An old traditional heirloom from Europe (particularly Italy), its stalks are perfect for blanching.
You might have seen white varieties at certain grocery stores or farmers markets. Perhaps the thought has crossed your mind: what exact variety produces white asparagus, and how do I go about growing it?
The answer: you can grow white asparagus from any variety you choose to propagate! This is done through a method called blanching, which restricts sunlight exposure to any stalk of any variety, thus whitening it – a method used with certain other delicious crops as well, like endive, cauliflower, and celery.
There are a few ways to do this:
The commercial method is through the use of special arched row covers over beds, which shield the plants from light in order to whiten them.
Another way is with a thick layer (2-3 feet) of loose straw mulch, placed over the beds before the spears emerge. This blocks a good portion of the sunlight, while allowing the spears to still rise into the material where they can then be harvested after removing the mulch.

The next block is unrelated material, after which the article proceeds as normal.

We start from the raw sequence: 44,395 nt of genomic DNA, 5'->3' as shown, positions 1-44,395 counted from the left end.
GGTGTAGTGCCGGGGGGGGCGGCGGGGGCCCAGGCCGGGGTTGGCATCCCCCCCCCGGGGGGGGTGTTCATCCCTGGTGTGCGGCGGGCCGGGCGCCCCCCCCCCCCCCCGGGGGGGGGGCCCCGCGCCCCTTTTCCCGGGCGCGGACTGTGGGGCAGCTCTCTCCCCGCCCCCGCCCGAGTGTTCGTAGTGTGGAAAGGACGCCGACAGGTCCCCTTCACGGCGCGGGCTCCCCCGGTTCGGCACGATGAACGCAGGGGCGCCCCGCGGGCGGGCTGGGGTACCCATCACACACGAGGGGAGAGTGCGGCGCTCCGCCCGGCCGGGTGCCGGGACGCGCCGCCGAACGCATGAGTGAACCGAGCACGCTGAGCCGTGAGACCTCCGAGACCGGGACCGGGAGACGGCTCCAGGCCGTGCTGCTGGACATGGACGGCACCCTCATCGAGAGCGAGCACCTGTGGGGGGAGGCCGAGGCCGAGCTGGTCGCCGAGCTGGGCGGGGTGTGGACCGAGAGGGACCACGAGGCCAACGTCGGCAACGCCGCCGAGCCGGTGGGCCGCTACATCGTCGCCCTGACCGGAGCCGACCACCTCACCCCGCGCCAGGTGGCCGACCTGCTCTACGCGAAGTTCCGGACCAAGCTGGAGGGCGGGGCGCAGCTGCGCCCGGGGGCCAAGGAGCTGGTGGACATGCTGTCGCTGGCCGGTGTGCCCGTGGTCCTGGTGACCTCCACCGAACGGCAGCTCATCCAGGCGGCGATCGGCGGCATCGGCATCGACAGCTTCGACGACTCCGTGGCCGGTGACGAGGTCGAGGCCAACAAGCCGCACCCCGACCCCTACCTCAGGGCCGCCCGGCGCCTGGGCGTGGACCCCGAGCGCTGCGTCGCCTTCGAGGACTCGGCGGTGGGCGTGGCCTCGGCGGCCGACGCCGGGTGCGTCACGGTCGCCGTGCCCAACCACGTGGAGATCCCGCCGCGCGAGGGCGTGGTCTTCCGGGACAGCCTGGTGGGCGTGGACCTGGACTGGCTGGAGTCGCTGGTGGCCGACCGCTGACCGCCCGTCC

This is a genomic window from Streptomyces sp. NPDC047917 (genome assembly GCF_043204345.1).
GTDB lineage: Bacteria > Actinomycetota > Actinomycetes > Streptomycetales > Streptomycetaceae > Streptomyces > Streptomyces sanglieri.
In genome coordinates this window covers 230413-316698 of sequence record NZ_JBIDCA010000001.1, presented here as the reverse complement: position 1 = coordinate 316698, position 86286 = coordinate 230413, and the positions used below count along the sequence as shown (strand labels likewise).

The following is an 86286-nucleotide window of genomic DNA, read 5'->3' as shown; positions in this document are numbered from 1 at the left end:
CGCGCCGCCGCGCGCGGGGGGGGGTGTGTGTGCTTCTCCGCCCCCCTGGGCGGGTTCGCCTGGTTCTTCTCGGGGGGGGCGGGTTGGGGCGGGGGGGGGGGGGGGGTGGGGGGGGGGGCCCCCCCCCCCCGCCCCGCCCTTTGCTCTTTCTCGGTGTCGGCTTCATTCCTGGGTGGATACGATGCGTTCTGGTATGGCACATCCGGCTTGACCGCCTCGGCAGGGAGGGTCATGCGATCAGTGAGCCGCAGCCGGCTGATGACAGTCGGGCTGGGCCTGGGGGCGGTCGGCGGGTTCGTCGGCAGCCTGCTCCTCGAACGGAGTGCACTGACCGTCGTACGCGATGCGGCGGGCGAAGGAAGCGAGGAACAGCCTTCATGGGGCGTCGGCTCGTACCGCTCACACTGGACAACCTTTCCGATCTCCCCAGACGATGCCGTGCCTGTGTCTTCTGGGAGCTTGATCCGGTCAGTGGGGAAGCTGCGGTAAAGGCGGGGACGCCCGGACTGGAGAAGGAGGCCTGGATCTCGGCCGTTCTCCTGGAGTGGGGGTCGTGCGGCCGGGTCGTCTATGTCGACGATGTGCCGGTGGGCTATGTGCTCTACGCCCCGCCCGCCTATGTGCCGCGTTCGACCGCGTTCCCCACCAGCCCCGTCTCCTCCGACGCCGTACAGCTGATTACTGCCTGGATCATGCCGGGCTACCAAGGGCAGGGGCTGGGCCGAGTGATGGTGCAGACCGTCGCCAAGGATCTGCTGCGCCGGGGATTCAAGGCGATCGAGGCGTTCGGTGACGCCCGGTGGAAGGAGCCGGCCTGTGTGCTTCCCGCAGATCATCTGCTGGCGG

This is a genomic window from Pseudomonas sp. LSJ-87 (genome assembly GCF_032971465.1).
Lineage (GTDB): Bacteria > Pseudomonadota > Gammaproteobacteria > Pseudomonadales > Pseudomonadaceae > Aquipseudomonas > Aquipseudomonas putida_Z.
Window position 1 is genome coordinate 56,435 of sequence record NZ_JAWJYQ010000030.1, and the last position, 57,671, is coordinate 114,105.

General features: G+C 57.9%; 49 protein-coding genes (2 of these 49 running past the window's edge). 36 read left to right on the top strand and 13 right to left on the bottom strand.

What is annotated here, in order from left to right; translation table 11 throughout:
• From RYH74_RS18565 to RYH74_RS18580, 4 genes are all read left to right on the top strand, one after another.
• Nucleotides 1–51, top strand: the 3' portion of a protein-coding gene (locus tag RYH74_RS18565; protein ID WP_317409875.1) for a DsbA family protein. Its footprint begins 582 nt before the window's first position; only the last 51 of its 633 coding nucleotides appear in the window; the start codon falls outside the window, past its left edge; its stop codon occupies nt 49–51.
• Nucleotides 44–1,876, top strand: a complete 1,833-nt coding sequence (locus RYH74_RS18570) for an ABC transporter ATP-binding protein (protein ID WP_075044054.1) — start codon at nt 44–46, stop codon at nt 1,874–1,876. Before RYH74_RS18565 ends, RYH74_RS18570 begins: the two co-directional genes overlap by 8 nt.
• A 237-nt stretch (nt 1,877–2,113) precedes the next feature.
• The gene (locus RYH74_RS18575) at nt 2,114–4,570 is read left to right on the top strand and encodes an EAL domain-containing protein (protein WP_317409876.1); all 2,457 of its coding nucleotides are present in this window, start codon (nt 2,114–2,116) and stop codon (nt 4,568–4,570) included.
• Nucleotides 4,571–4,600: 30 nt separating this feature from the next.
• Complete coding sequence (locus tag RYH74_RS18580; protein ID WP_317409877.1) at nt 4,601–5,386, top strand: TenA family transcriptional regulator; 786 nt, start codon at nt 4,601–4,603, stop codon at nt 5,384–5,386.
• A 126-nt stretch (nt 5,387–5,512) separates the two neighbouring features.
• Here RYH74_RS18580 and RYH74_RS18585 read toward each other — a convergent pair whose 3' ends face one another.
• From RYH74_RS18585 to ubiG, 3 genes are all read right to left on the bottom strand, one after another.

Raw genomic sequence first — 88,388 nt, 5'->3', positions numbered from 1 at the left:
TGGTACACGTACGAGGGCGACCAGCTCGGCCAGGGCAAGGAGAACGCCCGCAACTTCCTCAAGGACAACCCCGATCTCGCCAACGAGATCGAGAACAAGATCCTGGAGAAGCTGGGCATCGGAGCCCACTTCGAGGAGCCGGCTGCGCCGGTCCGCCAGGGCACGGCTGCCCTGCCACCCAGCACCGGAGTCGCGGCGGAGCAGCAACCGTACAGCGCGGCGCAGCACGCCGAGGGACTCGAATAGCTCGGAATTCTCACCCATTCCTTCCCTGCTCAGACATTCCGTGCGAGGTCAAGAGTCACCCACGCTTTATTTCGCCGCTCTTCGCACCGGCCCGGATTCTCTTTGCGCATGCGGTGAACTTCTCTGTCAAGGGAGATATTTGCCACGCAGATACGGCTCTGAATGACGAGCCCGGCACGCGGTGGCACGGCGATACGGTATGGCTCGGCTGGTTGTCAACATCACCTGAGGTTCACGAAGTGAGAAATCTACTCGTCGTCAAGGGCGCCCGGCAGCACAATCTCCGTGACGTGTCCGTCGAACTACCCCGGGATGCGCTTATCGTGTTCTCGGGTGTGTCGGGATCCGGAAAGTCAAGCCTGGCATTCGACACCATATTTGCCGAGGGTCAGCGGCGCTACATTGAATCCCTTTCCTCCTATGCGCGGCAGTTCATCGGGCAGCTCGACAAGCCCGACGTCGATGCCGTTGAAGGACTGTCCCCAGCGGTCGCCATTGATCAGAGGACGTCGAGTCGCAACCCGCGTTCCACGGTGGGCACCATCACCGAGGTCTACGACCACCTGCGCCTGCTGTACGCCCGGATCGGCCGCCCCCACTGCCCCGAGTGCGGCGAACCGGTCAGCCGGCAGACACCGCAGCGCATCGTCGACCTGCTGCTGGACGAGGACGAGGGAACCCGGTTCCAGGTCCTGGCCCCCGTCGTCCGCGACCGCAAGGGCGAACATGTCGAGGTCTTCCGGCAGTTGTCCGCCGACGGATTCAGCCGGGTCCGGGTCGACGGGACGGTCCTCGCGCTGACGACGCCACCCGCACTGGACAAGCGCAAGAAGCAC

While white spears are a more popular delicacy throughout regions of Europe, that doesn’t mean you can’t enjoy your very own from your garden or backyard anywhere else in the world!
While a purple variety of asparagus may seem like an offshoot all its own, in truth, purple types can be either open-pollinated/heirloom (male and female) or all-male hybrids.
When looking into purchasing crowns of this type, make sure to check the description and get the designated category you’re looking for (if any).
Otherwise, purple crowns are completely unique in their own way: they’re known for a sweeter taste, more tender texture, and – of course – they’re purple! However, the purple color does fade with cooking – but it will remain if used raw, in salads for example.
Purple Passion Asparagus Roots available on Amazon